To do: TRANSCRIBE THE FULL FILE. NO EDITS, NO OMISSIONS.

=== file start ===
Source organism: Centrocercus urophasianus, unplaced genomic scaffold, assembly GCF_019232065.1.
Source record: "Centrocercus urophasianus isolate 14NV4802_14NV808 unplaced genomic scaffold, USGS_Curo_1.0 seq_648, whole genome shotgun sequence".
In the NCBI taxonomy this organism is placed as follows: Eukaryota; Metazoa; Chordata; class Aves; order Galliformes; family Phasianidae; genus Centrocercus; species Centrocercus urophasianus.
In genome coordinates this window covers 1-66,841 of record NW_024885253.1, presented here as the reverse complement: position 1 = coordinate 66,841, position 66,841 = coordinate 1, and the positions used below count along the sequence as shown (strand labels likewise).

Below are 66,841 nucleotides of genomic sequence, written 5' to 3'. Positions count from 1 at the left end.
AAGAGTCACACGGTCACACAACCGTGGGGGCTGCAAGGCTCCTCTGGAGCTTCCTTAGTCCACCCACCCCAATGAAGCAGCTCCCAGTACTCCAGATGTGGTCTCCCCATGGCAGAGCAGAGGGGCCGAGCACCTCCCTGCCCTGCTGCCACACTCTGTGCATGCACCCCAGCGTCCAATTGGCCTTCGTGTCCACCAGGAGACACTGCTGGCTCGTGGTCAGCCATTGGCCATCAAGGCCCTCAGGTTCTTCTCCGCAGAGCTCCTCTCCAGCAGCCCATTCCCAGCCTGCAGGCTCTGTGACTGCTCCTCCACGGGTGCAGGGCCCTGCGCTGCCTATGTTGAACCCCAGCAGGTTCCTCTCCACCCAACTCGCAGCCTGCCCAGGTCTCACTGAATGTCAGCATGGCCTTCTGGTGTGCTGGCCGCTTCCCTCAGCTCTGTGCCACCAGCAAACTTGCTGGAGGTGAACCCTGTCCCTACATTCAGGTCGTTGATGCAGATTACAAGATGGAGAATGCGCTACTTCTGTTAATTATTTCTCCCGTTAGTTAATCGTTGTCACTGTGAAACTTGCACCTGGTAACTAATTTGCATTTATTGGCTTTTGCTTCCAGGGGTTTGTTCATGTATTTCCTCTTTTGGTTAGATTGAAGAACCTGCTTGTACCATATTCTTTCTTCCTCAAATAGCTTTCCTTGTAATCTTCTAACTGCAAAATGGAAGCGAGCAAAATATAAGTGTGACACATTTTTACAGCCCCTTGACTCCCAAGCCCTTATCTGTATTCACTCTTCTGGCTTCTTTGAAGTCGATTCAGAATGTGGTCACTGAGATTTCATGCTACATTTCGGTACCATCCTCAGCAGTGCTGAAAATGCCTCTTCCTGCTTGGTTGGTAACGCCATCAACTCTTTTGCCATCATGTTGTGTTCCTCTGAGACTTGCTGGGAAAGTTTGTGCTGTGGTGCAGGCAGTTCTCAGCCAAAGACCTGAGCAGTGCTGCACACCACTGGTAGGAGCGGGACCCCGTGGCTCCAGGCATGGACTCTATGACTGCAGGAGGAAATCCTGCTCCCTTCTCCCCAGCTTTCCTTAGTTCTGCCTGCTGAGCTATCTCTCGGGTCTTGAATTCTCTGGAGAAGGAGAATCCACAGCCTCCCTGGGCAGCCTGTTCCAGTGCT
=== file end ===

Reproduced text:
Source organism: Centrocercus urophasianus, unplaced genomic scaffold, assembly GCF_019232065.1.
Source record: "Centrocercus urophasianus isolate 14NV4802_14NV808 unplaced genomic scaffold, USGS_Curo_1.0 seq_648, whole genome shotgun sequence".
In the NCBI taxonomy this organism is placed as follows: Eukaryota; Metazoa; Chordata; class Aves; order Galliformes; family Phasianidae; genus Centrocercus; species Centrocercus urophasianus.
In genome coordinates this window covers 1-66,841 of record NW_024885253.1, presented here as the reverse complement: position 1 = coordinate 66,841, position 66,841 = coordinate 1, and the positions used below count along the sequence as shown (strand labels likewise).

Below are 66,841 nucleotides of genomic sequence, written 5' to 3'. Positions count from 1 at the left end.
AAGAGTCACACGGTCACACAACCGTGGGGGCTGCAAGGCTCCTCTGGAGCTTCCTTAGTCCACCCACCCCAATGAAGCAGCTCCCAGTACTCCAGATGTGGTCTCCCCATGGCAGAGCAGAGGGGCCGAGCACCTCCCTGCCCTGCTGCCACACTCTGTGCATGCACCCCAGCGTCCAATTGGCCTTCGTGTCCACCAGGAGACACTGCTGGCTCGTGGTCAGCCATTGGCCATCAAGGCCCTCAGGTTCTTCTCCGCAGAGCTCCTCTCCAGCAGCCCATTCCCAGCCTGCAGGCTCTGTGACTGCTCCTCCACGGGTGCAGGGCCCTGCGCTGCCTATGTTGAACCCCAGCAGGTTCCTCTCCACCCAACTCGCAGCCTGCCCAGGTCTCACTGAATGTCAGCATGGCCTTCTGGTGTGCTGGCCGCTTCCCTCAGCTCTGTGCCACCAGCAAACTTGCTGGAGGTGAACCCTGTCCCTACATTCAGGTCGTTGATGCAGATTACAAGATGGAGAATGCGCTACTTCTGTTAATTATTTCTCCCGTTAGTTAATCGTTGTCACTGTGAAACTTGCACCTGGTAACTAATTTGCATTTATTGGCTTTTGCTTCCAGGGGTTTGTTCATGTATTTCCTCTTTTGGTTAGATTGAAGAACCTGCTTGTACCATATTCTTTCTTCCTCAAATAGCTTTCCTTGTAATCTTCTAACTGCAAAATGGAAGCGAGCAAAATATAAGTGTGACACATTTTTACAGCCCCTTGACTCCCAAGCCCTTATCTGTATTCACTCTTCTGGCTTCTTTGAAGTCGATTCAGAATGTGGTCACTGAGATTTCATGCTACATTTCGGTACCATCCTCAGCAGTGCTGAAAATGCCTCTTCCTGCTTGGTTGGTAACGCCATCAACTCTTTTGCCATCATGTTGTGTTCCTCTGAGACTTGCTGGGAAAGTTTGTGCTGTGGTGCAGGCAGTTCTCAGCCAAAGACCTGAGCAGTGCTGCACACCACTGGTAGGAGCGGGACCCCGTGGCTCCAGGCATGGACTCTATGACTGCAGGAGGAAATCCTGCTCCCTTCTCCCCAGCTTTCCTTAGTTCTGCCTGCTGAGCTATCTCTCGGGTCTTGAATTCTCTGGAGAAGGAGAATCCACAGCCTCCCTGGGCAGCCTGTTCCAGTGCT